Interviewer: What about drug related DUIs? Do they still perform the same standardized field sobriety tests for these individuals?
Michael Munoz: Yes, they’ll do the standard field sobriety tests. But then if they think there’s impairment by drugs, they’ll also try to do what’s called a Drug Recognition Examination and people should refuse that test as well. That test is meant to see whether or not they have signs and symptoms of impairment by drugs.
It is Imperative to Politely Decline Field Sobriety Testing in Arizona
Interviewer: How should someone decline or refuse to take these tests?
Michael Munoz: If someone is contacted by a police officer and they’ve clearly been investigated for DUI, they need to politely tell the officer that, “Officer, I am going to exercise my right to remain silent. I do not want to answer questions and I am not going to take any tests until I get a chance to speak to an attorney”. All the times, officers will try to scare people and they talk about going to jail, and at that point, if you have something to drink or if you have drugs in your system, you need to be prepared for the fact that you’re going to get arrested either way and you should just tell the officer, “I am not answering any questions or doing any tests until I get a chance to speak to an attorney”.
Police Officers are Obligated to Provide a Subject Access to His or Her Defense Attorney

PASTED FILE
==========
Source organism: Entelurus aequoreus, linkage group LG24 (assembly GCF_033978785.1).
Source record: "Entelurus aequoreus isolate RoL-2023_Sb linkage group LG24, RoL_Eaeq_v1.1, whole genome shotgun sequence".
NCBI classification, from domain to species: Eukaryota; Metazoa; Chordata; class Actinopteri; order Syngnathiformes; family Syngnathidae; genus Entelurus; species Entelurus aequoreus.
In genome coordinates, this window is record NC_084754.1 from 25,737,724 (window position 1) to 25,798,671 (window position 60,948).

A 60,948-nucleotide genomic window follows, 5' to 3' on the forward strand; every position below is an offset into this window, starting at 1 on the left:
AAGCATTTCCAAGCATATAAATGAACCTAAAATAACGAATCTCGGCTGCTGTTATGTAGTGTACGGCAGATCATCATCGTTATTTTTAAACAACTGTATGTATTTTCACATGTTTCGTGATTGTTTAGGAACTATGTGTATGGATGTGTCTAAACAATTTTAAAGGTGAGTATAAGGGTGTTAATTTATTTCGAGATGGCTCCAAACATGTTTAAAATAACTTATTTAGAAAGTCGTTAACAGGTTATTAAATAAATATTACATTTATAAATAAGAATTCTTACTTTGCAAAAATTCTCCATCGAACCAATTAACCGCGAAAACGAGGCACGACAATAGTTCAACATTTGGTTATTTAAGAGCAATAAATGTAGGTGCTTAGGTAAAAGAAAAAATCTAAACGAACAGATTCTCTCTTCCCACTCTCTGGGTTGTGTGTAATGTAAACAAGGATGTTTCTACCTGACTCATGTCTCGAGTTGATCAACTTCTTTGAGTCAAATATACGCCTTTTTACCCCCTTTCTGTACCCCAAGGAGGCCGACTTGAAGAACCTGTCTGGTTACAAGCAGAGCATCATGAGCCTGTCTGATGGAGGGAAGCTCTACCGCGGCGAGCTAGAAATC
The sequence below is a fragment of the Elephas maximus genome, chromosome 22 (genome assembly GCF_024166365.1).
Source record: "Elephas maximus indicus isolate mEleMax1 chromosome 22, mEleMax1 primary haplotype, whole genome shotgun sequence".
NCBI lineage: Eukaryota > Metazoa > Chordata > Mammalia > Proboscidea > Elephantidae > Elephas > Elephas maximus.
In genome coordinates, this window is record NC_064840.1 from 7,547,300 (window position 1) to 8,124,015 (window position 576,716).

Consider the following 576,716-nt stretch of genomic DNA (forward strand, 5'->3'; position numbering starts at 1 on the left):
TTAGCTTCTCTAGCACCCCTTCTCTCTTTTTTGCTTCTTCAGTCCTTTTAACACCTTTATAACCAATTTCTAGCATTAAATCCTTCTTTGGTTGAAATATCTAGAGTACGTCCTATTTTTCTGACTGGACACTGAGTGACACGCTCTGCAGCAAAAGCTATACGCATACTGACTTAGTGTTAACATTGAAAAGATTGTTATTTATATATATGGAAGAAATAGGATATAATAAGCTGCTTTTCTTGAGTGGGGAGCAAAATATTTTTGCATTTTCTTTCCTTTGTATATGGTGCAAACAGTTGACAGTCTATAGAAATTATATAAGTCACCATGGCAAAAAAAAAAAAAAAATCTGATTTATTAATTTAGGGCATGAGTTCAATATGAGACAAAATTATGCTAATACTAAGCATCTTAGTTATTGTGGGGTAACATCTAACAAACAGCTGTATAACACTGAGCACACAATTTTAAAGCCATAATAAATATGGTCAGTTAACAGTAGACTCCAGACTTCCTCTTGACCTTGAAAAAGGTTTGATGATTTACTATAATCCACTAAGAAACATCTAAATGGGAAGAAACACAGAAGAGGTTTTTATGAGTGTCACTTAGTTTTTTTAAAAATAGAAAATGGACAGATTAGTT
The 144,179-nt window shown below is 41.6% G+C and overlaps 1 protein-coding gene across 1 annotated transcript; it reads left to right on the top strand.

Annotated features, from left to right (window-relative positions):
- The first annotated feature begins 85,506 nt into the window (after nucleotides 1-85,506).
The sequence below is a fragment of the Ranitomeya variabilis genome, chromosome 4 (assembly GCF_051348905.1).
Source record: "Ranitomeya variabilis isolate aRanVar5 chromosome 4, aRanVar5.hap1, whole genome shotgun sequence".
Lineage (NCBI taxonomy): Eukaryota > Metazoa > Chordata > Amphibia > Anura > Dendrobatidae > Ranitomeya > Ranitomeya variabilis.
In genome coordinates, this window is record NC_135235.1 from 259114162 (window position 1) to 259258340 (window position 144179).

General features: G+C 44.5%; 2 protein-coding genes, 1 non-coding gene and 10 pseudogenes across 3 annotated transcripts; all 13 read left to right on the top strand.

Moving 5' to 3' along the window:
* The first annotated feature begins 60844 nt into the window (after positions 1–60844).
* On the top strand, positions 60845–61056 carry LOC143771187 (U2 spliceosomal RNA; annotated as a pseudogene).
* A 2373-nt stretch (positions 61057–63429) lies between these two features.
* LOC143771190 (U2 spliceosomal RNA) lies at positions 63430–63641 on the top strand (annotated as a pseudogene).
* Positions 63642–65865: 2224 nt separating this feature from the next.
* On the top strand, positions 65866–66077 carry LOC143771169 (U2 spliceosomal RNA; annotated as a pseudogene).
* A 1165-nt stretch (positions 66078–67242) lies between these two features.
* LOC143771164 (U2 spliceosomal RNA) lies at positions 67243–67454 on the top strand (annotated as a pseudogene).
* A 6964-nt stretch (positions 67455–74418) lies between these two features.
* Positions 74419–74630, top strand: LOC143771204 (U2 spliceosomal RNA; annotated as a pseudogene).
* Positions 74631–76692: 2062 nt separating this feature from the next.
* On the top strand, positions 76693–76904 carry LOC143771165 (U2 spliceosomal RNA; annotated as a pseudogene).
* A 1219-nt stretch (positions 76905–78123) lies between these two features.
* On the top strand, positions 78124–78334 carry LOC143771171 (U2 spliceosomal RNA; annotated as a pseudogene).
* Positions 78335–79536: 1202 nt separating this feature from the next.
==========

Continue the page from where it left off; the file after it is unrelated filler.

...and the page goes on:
Interviewer: If a person says, “Hey, look I would like to talk to my attorney”, how much time will they have before they administer the one that’s at the station?
Michael Munoz: By law, once they go back to station, if you request to speak to an attorney, they have to give you access to phone, access to a phonebook and they’ll have to give you a private space to have a private conversation with an attorney. They’ll have to give you the opportunity. How much time that’s going to be; it really depends on how long the case is taking. I’d say what’s reasonable is at least 20 minutes. They’re supposed to do that. If it goes any longer or shorter than that, then there’s going to be an argument on both sides. But they do need to give someone the opportunity to call that attorney in a private environment.
If an Attorney Cannot be Reached at that Particular time, It is Feasible to Leave a Message for Them
Interviewer: If someone could call you and even if you don’t answer, they can leave you a message and say, “Hey, can you call me back at this number? I’m here at the police station”, and then you know what I need to do. Is that realistic, is that feasible?
Michael Munoz: Yes, it is feasible. You call them and you leave a detailed message of where you’re at, what’s the phone number you’re at and then attorneys who get those phone calls routinely call that person back as soon as possible.